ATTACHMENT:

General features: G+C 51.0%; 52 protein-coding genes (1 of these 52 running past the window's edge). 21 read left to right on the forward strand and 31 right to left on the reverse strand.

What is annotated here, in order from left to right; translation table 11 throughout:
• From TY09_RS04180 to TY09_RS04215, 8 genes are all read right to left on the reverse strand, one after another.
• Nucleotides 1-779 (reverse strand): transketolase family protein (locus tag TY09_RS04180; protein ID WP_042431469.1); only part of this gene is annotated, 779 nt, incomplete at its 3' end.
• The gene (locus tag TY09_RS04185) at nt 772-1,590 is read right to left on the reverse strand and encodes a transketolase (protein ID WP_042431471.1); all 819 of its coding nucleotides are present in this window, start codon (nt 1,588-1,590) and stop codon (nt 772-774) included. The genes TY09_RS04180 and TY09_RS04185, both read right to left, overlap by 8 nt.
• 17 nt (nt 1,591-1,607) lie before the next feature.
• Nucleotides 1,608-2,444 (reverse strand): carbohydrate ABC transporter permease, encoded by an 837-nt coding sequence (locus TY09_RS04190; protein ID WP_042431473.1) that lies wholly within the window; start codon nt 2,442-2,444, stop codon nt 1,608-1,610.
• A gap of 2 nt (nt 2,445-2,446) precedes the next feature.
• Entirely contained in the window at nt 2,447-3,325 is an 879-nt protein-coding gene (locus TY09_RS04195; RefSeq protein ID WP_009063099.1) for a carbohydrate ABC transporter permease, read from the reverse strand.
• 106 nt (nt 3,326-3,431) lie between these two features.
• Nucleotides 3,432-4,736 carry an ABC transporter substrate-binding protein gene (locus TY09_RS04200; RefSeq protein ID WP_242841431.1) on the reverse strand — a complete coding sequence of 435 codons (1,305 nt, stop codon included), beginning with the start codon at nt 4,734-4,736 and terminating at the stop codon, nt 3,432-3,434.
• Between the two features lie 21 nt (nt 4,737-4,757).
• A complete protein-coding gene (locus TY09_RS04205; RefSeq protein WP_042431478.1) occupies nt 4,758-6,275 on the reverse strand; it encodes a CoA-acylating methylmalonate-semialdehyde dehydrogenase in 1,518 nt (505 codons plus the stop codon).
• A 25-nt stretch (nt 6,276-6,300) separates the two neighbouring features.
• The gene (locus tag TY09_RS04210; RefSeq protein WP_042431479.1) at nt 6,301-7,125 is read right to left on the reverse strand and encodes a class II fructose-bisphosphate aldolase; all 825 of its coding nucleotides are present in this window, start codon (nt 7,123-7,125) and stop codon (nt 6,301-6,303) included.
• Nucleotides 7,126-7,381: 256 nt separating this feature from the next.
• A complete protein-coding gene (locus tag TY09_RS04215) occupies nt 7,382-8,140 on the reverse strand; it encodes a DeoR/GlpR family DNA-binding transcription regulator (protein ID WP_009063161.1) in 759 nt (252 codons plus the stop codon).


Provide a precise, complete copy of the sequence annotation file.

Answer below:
General features: G+C 51.0%; 52 protein-coding genes (1 of these 52 running past the window's edge). 21 read left to right on the forward strand and 31 right to left on the reverse strand.

What is annotated here, in order from left to right; translation table 11 throughout:
• From TY09_RS04180 to TY09_RS04215, 8 genes are all read right to left on the reverse strand, one after another.
• Nucleotides 1-779 (reverse strand): transketolase family protein (locus tag TY09_RS04180; protein ID WP_042431469.1); only part of this gene is annotated, 779 nt, incomplete at its 3' end.
• The gene (locus tag TY09_RS04185) at nt 772-1,590 is read right to left on the reverse strand and encodes a transketolase (protein ID WP_042431471.1); all 819 of its coding nucleotides are present in this window, start codon (nt 1,588-1,590) and stop codon (nt 772-774) included. The genes TY09_RS04180 and TY09_RS04185, both read right to left, overlap by 8 nt.
• 17 nt (nt 1,591-1,607) lie before the next feature.
• Nucleotides 1,608-2,444 (reverse strand): carbohydrate ABC transporter permease, encoded by an 837-nt coding sequence (locus TY09_RS04190; protein ID WP_042431473.1) that lies wholly within the window; start codon nt 2,442-2,444, stop codon nt 1,608-1,610.
• A gap of 2 nt (nt 2,445-2,446) precedes the next feature.
• Entirely contained in the window at nt 2,447-3,325 is an 879-nt protein-coding gene (locus TY09_RS04195; RefSeq protein ID WP_009063099.1) for a carbohydrate ABC transporter permease, read from the reverse strand.
• 106 nt (nt 3,326-3,431) lie between these two features.
• Nucleotides 3,432-4,736 carry an ABC transporter substrate-binding protein gene (locus TY09_RS04200; RefSeq protein ID WP_242841431.1) on the reverse strand — a complete coding sequence of 435 codons (1,305 nt, stop codon included), beginning with the start codon at nt 4,734-4,736 and terminating at the stop codon, nt 3,432-3,434.
• Between the two features lie 21 nt (nt 4,737-4,757).
• A complete protein-coding gene (locus TY09_RS04205; RefSeq protein WP_042431478.1) occupies nt 4,758-6,275 on the reverse strand; it encodes a CoA-acylating methylmalonate-semialdehyde dehydrogenase in 1,518 nt (505 codons plus the stop codon).
• A 25-nt stretch (nt 6,276-6,300) separates the two neighbouring features.
• The gene (locus tag TY09_RS04210; RefSeq protein WP_042431479.1) at nt 6,301-7,125 is read right to left on the reverse strand and encodes a class II fructose-bisphosphate aldolase; all 825 of its coding nucleotides are present in this window, start codon (nt 7,123-7,125) and stop codon (nt 6,301-6,303) included.
• Nucleotides 7,126-7,381: 256 nt separating this feature from the next.
• A complete protein-coding gene (locus tag TY09_RS04215) occupies nt 7,382-8,140 on the reverse strand; it encodes a DeoR/GlpR family DNA-binding transcription regulator (protein ID WP_009063161.1) in 759 nt (252 codons plus the stop codon).